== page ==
RealTime IT News

Singapore Firm to Set Up E-Business Park

1-Net Singapore Pte. Ltd., the key infrastructure player behind the island's emerging SingaporeONE broadband multimedia network, has revealed plans to build the country's first e-business park.

Currently, the Singapore government has been proactive in setting technology parks within the island and around the region and the move could be a primer to expand this concept overseas.

The company plans to set up an industrial estate which will give interested businesses the ability to have high-speed internet access and broadband multimedia access from one central location. It is now in discussions with several property developers on executing the plan to set up the premise.

The company plans to invest about S$3 million in setting up the necessary infrastructure like the networks and switches and hopes to get the estate ready for occupation by mid 2000. The aim is to provide every tenant in the park with broadband multimedia access at low cost since the site will sit on the SingaporeONE backbone.

The company will be able to offer broadband Internet access at a low cost because tenants in the park will get a direct connection to the SingaporeONE network, rather than through the traditional leased line approach. Prospective tenants at the park will be able to enjoy bandwidth of up to 622 Mbps, according 1-Net's current business plans.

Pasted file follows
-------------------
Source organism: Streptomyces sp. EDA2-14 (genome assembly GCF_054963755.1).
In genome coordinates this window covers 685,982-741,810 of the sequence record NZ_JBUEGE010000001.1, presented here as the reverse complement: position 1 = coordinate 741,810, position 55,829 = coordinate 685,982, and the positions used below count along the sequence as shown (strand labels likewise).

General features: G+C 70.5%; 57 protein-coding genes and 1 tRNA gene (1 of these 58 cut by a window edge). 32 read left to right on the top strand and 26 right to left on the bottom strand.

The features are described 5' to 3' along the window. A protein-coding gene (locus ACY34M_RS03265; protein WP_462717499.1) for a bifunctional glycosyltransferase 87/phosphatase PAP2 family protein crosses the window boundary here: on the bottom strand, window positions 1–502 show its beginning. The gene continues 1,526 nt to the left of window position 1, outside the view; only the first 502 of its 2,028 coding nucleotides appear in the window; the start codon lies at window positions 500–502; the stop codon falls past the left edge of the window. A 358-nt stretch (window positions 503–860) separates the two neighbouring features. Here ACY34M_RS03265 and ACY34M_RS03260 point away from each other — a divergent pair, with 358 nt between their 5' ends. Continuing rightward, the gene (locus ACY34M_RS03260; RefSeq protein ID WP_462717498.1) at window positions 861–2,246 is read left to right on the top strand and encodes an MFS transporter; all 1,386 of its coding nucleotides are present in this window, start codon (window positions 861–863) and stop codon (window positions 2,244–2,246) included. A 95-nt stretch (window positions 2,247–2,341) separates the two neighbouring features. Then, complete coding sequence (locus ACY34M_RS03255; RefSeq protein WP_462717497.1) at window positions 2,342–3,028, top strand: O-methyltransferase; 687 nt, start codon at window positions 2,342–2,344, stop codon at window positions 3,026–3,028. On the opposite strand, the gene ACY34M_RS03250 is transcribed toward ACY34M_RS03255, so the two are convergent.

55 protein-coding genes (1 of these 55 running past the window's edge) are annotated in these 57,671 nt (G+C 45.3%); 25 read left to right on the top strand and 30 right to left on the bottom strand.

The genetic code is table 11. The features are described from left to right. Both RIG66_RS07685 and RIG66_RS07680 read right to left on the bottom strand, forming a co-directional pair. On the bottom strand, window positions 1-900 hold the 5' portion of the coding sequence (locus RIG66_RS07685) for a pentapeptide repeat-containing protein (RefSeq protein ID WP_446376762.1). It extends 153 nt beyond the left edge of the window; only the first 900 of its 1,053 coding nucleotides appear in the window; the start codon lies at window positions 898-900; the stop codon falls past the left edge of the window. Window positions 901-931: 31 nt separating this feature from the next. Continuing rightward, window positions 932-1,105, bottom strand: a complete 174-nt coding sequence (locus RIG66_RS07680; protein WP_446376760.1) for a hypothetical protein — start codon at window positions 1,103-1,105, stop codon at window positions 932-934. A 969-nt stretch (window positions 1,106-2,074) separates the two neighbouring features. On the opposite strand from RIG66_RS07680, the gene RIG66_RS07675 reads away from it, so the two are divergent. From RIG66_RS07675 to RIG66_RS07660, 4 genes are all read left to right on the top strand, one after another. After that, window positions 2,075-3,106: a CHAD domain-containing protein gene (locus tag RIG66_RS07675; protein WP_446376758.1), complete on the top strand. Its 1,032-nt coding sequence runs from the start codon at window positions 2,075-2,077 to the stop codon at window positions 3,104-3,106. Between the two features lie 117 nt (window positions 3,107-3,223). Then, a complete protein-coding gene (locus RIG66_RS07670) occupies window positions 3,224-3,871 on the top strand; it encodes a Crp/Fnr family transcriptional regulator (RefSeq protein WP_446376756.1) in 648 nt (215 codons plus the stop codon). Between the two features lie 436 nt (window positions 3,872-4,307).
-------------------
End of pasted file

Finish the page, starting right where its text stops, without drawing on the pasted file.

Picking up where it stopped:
Currently, the three main Singapore ISPs -- SingNet Pte. Ltd., Pacific Internet Ltd. and Cyberway Pte. Ltd. -- together have four pipelines of 155 Mbps each.

Another key feature of the park is that it will house a broadband access node, also found in the SingaporeOne network, seldom found in other industrial parks. Other features of the e-business park will include telcommunication standard data centres with backup power supplies and links to telephone exchanges and ISPs around the clock.

In setting up this park, the company said it plans to bring related expertise from areas like system integrators, content providers and logistics fulfillment services under one location.

The move comes at a time when a recent survey by the Singapore National Computer Board showed that companies were reluctant to get into e-commerce because of high start-up costs.